Last year, Apple announced big IDFA changes included in the iOS 14. And now, it’s happening!
Facebook has implemented a series of updates to the platform. These updates are changing the way advertisers optimize and collect data. The new policy will affect how the algorithm of Facebook and Google’s advertising platforms will work.
With these updates, there has been a lot of confusion about what’s allowed, and what’s not. And, what does this mean for performance marketers?
Well, let’s find out by mapping out the most common questions about the iOS 14 IDFA changes.
Why is this important to know about?
Apple’s goal with ATT is to allow users to choose whether a first-party can share their data with a third party. It’s a question of privacy regulation.
What is IDFA?
IDFA – The Identifier for Advertisers – is a string of numbers and letters assigned to a user’s device operating on either iOS, tvOS, or iPadOS. Its main role is to track and identify the user without giving away their personal information.
What does IDFA mean for advertisers?
For advertisers, the IDFAs works like browser cookies, allowing them to:
● Deliver personalized and targeted ads
● Restrict how often a specific user sees a particular ad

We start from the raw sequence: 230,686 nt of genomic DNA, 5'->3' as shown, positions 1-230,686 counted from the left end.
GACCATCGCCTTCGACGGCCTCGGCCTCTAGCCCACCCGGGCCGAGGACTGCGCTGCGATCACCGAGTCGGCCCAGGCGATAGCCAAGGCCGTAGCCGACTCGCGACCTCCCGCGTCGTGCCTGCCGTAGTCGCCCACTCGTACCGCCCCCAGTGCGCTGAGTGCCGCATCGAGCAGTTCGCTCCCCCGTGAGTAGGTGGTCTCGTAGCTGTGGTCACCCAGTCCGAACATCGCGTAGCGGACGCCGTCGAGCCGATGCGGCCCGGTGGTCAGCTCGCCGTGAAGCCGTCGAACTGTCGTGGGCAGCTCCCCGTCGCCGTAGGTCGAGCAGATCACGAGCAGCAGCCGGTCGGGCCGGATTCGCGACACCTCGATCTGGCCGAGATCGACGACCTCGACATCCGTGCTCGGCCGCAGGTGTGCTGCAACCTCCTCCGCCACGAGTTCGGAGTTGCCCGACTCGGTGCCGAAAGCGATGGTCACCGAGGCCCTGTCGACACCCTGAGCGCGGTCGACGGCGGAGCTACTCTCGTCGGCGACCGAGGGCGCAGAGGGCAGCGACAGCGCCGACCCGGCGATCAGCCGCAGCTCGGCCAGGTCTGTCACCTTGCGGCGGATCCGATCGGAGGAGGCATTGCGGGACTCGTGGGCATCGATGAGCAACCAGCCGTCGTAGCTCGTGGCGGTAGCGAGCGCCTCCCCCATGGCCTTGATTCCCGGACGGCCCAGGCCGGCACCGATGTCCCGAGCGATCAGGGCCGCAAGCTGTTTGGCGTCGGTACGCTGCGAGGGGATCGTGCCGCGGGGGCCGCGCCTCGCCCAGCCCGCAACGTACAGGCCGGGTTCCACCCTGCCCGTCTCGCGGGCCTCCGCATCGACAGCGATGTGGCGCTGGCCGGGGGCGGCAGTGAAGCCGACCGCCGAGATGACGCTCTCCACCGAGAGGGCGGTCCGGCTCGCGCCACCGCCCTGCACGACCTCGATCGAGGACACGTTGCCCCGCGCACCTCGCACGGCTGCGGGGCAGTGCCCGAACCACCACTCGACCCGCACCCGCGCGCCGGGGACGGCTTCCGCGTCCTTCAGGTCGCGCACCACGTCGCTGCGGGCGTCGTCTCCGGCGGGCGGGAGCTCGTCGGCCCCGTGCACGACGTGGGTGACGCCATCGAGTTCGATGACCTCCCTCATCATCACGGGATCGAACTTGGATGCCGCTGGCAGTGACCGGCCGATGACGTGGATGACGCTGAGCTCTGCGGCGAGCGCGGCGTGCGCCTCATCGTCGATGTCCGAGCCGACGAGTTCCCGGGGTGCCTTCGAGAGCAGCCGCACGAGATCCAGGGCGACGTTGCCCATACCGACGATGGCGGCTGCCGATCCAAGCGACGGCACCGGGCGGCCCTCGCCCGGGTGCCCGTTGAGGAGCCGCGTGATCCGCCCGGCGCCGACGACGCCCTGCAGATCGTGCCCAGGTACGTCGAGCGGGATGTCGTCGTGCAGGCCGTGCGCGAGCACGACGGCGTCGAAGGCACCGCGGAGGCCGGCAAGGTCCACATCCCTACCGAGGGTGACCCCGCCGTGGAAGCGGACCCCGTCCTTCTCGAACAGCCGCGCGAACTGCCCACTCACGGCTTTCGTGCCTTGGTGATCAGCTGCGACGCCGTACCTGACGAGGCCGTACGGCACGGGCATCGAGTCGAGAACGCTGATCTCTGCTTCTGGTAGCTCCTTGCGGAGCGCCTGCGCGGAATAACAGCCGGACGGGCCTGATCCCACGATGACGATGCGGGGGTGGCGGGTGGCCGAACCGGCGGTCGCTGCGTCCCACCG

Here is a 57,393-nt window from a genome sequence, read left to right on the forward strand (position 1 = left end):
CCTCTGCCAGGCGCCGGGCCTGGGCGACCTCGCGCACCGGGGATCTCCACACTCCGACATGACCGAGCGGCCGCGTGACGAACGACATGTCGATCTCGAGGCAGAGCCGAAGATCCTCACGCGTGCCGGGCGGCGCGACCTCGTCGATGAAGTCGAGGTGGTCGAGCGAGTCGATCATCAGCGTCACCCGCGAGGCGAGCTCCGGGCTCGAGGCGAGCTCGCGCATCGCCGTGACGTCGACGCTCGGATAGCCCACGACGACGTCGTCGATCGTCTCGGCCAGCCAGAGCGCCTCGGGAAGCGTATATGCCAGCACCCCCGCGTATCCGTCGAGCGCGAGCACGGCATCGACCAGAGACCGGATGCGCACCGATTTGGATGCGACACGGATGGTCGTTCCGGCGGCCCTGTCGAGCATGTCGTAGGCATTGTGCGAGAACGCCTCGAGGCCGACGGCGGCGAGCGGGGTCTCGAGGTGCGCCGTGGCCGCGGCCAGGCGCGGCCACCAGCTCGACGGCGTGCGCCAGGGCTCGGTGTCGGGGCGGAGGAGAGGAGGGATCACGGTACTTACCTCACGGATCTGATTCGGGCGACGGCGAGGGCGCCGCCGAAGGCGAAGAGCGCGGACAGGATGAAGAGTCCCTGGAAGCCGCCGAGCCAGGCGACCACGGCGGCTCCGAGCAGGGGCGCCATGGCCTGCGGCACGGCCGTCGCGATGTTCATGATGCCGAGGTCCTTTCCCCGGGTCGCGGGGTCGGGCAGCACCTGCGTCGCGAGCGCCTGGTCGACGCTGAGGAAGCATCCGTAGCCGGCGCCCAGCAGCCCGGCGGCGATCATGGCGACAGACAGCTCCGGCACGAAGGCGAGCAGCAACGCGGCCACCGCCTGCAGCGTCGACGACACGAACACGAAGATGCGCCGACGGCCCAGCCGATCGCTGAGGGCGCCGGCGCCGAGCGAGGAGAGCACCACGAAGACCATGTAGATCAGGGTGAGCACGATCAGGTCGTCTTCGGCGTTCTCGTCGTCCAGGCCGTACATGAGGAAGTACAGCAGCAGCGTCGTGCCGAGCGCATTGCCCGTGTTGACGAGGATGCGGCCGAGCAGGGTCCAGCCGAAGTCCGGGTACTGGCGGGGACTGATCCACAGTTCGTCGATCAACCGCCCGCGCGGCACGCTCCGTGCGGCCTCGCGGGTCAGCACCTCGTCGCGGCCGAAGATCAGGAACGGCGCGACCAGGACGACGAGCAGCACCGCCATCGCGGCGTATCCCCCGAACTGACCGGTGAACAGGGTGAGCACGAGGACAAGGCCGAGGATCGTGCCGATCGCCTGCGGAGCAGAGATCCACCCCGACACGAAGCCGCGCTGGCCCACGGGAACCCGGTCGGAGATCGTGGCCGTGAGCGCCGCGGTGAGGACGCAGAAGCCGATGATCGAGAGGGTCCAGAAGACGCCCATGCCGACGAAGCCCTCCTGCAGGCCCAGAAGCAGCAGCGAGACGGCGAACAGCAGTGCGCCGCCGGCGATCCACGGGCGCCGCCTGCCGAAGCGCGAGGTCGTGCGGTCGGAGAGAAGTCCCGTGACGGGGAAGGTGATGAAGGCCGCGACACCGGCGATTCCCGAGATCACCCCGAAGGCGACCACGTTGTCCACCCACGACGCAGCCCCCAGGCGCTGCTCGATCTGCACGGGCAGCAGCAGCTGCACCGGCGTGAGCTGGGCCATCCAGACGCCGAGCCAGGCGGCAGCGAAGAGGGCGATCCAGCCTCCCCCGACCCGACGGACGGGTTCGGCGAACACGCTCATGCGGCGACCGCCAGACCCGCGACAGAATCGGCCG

● Define user characteristics
● Pinpoint the source of installs – if the users came from an ad or other sources
● Measure campaign performance
What has changed?
Before, information about types of data tracked by certain apps was not well exposed to the user. And even though the IDFA settings were available, few users knew where to adjust them.
How will this affect advertisers & what do we need to know?
There has been a big change to Facebook Ads. For example, key metrics like the number of purchases will no longer be real-time. Facebook predicts delays of up to several days after viewing Facebook ads.
In response to the attribution problem, Apple is offering SKAdNetwork (SKAN) API. It’s a privacy-friendly way to attribute impressions and clicks to app installs on iOS apps. It’s worth mentioning that this tool comes at a cost, as it will limit the type and amount of data linked to app events.
The update will also impact:
- Match rates
- Custom Audiences’ sizes
- App Install (AIO) and App Event Optimization (AEO) performance
- Conversion optimization
- Dynamic Ads
Additionally, the restrictions affect advertising on iPhone devices with versions iOS 14 and above. This means changes in ad targeting, remarketing, and performance measurement.
There is a loss in functionalities for iPhone users with iOS 14, such as:
- Conversion and attribution window concept (only SKAN API’s 30-60 day click-through will be available)
- CPA bidding
- Breakdown of user characteristics (like age or gender)
- Audience exclusions
- Deferred deep-linking
- Value Optimization (VO)
- Split and conversion lift tests
- Messenger placement
Apple’s ATT is a big deal. And we know it’s forcing change and bringing more awareness and transparency to how we use our data. But, it’s not changing the entire game. The full impact will depend on how many people choose to opt-out of tracking.
Apple spells out the rules quite clearly in their iOS 14.5 documentation. So, take our advice and read Apple’s App Tracking Transparency fine print. That’s how you make sure you’re fully on point on what these updates mean for you and your tracking.